I love figuring things out and solving problems using computers, which is part of why I’ve been at my current job for almost 20 years. When I’m reasearching a problem, I often scour the web looking for blog articles, mailing list posts, and other resources that can help me. As I’m also a teacher as part of my job, I like explaining things that I’ve done, and I hoped that maybe I could help someone else on the internet in the same way that random strangers had helped me.

I thought about writing a blog as a way to publish some info, and finally got serious about it a couple months ago. I had played with blogging software and was looking for something that was:

Being a Perl junkie, I had used Dapper as a static site generator before. However, being a Perl junkie, I always spent too much time customizing it. I wanted something that I wouldn’t be too tempted to mess with so I could just focus on the content. I started looking at static site generators with Dapper as a starting point.

I considered Wallflower as I’ve become comfortable with Mojolicious and thought I could use it to generate my site. However, I knew that I might get in my own way by working too much on the architecture and not enough on the content.

I stumbled upon Hugo while reading up on site generators, and it looked like everything I wanted. It appeared well-supported, fast, easy to install, and with several available themes. It was written in Go (not a language I’m proficient in), so that meant I’d be using it as-is, at least to start. Best of all, it generates highlighted source code blocks at generation time, so no JavaScript is needed on the client for this feature. Here’s a sample:

public class HelloWorld {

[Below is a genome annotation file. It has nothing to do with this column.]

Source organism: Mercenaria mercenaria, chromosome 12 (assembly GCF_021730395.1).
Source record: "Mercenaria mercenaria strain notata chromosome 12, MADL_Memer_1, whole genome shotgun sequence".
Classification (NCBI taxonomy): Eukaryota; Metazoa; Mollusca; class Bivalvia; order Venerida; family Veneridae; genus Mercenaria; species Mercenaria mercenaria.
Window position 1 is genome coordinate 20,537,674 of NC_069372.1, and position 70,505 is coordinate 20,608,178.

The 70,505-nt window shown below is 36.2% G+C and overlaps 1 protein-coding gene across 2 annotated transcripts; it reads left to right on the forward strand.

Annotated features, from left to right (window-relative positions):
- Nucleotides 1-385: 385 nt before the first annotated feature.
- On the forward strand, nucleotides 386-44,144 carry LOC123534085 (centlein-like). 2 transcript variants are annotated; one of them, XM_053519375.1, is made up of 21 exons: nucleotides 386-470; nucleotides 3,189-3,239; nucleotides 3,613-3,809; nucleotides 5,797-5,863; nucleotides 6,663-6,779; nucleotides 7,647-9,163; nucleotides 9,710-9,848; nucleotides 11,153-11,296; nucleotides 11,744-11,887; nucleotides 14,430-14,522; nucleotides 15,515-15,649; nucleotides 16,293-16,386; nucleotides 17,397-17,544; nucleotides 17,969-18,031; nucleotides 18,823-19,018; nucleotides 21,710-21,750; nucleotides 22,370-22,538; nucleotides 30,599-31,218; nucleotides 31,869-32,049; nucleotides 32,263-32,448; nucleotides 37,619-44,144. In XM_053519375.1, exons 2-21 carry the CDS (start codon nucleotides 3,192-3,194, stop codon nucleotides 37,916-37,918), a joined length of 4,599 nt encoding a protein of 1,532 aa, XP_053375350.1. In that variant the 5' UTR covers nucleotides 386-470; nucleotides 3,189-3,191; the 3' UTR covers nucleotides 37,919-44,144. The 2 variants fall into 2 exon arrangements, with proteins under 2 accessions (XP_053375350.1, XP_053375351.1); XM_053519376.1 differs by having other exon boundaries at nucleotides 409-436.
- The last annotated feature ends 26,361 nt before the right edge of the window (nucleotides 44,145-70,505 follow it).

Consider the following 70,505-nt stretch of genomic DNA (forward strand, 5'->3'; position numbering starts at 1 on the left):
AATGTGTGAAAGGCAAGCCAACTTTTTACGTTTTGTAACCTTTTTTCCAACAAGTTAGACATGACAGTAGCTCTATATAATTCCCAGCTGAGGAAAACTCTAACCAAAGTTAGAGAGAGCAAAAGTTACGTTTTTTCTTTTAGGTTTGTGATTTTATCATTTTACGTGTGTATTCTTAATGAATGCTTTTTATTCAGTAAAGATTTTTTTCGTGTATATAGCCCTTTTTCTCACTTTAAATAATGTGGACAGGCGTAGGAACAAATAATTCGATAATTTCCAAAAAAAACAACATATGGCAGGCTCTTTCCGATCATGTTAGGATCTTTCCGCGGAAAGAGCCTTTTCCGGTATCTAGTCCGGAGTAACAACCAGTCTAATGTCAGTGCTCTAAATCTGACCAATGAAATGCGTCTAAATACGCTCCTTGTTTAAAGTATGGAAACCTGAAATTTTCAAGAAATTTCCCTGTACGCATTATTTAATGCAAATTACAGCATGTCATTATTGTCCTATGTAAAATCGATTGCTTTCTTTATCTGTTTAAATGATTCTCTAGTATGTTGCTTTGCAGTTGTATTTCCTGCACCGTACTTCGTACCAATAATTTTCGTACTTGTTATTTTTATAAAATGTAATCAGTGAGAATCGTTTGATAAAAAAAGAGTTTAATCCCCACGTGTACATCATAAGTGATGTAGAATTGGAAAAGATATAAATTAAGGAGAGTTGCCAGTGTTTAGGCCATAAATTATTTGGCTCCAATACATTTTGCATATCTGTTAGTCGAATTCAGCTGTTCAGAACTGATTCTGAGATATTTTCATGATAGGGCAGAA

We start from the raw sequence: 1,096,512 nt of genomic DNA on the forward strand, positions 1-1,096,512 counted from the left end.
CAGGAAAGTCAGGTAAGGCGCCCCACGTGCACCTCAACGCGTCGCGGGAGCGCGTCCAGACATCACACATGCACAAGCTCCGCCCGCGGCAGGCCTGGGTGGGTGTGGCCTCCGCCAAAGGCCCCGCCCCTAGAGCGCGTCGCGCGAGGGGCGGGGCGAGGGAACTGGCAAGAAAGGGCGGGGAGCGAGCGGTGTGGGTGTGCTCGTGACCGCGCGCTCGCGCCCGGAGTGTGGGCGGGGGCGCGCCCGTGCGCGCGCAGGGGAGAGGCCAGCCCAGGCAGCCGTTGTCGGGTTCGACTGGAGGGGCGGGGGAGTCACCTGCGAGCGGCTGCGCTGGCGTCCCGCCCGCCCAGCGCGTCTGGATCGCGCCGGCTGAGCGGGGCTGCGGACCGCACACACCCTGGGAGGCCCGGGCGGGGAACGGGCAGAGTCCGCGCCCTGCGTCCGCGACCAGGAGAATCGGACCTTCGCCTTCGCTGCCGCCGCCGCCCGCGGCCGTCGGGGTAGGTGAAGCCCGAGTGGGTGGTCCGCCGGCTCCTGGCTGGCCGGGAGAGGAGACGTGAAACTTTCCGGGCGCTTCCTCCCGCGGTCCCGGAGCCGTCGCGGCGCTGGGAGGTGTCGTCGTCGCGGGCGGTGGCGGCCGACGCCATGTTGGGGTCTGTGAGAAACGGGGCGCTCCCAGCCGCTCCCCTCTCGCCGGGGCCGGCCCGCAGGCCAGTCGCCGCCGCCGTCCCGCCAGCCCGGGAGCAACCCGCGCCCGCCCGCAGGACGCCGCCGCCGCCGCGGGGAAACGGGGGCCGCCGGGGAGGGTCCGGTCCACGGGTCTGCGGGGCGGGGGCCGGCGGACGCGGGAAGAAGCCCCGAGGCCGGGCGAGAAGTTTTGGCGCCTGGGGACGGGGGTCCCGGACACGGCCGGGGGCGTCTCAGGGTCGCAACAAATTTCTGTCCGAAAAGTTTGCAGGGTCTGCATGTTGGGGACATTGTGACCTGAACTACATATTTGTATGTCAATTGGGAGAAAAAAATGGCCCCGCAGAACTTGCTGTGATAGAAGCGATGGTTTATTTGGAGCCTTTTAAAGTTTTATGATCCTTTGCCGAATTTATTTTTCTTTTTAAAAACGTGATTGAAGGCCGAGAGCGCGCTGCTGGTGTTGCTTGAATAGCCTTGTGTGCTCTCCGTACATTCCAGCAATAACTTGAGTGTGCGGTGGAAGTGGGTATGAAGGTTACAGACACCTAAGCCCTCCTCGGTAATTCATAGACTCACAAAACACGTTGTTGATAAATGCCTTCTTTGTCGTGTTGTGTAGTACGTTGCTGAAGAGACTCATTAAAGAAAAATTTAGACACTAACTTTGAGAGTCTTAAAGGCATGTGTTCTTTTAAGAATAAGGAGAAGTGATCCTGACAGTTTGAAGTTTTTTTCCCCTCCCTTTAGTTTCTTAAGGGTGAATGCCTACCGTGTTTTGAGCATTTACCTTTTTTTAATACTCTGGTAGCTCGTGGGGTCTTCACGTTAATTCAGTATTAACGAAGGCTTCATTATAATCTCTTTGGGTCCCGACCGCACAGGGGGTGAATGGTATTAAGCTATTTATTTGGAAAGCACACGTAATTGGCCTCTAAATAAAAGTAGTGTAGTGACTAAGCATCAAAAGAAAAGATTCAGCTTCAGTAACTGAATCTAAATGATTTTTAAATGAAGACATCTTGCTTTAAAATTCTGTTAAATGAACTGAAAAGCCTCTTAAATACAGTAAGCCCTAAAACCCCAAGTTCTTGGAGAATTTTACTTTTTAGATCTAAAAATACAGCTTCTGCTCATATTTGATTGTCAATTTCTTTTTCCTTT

public static void main(String[] arrmatey) {
    System.out.println("Hello, World!");

Hugo looked promising, so I decided to give it a shot. I won’t repeat all the steps here; Hugo has a good quick start guide that can get you a basic site in minutes. I followed the guide, tried a few themes, and decided it looked good enough to pursue in earnest.

After trying a few basic-looking themes, I settled on XMin. It was small, lightweight, and didn’t have any JavaScript dependencies. I started editing the CSS and HTML to support light/dark mode (a little side project I’d been curious about), and moved a few things around so they looked good to me (I realize beauty is in the eye of the beholder, but it’s the content that matters anyway, right??).

I got to learn a bit about Hugo’s templating system, and I tweaked something on each template just to make sure I knew where everything was. At that point, I was reasonably sure I had a good directory layout for everything, and it was time to make some content.

And that brings us to this article, my first post on my new blog site. I’m hoping it’s the first of many!